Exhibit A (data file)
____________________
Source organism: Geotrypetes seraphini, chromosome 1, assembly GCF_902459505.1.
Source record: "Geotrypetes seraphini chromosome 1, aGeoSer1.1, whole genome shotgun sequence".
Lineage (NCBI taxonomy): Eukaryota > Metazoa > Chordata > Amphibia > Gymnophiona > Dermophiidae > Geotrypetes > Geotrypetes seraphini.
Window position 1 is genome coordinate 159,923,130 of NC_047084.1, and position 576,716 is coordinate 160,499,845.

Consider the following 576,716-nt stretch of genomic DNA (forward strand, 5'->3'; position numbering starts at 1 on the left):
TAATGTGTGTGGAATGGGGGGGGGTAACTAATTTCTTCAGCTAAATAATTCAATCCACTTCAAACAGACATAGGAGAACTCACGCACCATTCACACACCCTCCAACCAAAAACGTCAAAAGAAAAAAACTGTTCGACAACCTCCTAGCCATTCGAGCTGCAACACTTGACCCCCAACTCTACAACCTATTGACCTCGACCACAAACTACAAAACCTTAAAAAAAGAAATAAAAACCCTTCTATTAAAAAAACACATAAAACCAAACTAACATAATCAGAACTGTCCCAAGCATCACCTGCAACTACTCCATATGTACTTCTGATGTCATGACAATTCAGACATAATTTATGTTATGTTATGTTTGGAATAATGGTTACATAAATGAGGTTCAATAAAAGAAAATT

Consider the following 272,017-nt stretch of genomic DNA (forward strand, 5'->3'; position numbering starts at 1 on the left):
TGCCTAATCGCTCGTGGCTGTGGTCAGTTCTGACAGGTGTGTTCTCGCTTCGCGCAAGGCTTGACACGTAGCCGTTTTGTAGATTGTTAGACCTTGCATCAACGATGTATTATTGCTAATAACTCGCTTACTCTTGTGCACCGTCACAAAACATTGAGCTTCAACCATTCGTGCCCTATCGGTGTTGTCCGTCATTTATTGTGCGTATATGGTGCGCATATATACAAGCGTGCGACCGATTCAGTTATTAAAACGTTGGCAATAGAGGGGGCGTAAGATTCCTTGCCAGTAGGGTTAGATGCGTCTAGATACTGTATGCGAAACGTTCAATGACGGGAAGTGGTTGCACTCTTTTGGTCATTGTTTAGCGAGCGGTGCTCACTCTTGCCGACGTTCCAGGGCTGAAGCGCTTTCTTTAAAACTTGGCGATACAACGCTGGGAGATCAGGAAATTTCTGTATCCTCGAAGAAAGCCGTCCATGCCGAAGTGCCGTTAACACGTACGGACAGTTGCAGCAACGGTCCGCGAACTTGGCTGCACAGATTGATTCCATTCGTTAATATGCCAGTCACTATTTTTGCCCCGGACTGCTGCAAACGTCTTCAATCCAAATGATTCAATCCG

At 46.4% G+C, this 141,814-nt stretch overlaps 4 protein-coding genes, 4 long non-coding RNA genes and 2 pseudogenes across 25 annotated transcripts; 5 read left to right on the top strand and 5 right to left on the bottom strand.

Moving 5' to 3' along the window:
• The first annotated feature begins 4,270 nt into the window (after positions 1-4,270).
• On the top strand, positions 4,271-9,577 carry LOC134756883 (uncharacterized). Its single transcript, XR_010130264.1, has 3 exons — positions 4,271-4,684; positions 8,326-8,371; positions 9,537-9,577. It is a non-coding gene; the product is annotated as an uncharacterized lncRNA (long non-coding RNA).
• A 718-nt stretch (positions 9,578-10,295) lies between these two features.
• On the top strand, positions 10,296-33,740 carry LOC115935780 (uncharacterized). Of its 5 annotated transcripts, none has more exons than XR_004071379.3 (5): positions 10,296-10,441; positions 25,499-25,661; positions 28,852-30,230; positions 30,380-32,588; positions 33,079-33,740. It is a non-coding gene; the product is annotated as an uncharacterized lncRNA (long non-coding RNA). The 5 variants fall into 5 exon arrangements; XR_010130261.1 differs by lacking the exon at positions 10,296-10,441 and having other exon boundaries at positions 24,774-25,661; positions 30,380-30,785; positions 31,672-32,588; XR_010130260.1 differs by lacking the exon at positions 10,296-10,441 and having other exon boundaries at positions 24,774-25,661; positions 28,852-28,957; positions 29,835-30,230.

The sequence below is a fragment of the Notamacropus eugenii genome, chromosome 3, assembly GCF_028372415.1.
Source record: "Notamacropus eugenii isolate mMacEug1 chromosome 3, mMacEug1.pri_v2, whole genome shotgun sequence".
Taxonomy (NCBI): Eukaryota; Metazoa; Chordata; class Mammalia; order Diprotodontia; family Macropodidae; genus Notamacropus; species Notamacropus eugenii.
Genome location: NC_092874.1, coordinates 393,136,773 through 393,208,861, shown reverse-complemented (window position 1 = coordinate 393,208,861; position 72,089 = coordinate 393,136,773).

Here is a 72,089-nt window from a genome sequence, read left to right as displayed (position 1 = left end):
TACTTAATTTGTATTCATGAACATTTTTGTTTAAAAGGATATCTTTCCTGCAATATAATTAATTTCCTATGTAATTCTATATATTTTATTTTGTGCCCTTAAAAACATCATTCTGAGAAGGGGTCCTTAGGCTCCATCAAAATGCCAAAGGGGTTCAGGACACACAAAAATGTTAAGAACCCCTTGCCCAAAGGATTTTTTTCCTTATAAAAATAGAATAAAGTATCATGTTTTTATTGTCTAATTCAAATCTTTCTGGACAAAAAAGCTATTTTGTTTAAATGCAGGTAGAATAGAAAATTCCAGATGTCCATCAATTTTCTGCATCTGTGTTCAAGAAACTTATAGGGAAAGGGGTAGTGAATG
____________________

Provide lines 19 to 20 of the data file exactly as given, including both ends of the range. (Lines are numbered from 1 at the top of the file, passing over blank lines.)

Here is a 72,089-nt window from a genome sequence, read left to right as displayed (position 1 = left end):
TACTTAATTTGTATTCATGAACATTTTTGTTTAAAAGGATATCTTTCCTGCAATATAATTAATTTCCTATGTAATTCTATATATTTTATTTTGTGCCCTTAAAAACATCATTCTGAGAAGGGGTCCTTAGGCTCCATCAAAATGCCAAAGGGGTTCAGGACACACAAAAATGTTAAGAACCCCTTGCCCAAAGGATTTTTTTCCTTATAAAAATAGAATAAAGTATCATGTTTTTATTGTCTAATTCAAATCTTTCTGGACAAAAAAGCTATTTTGTTTAAATGCAGGTAGAATAGAAAATTCCAGATGTCCATCAATTTTCTGCATCTGTGTTCAAGAAACTTATAGGGAAAGGGGTAGTGAATG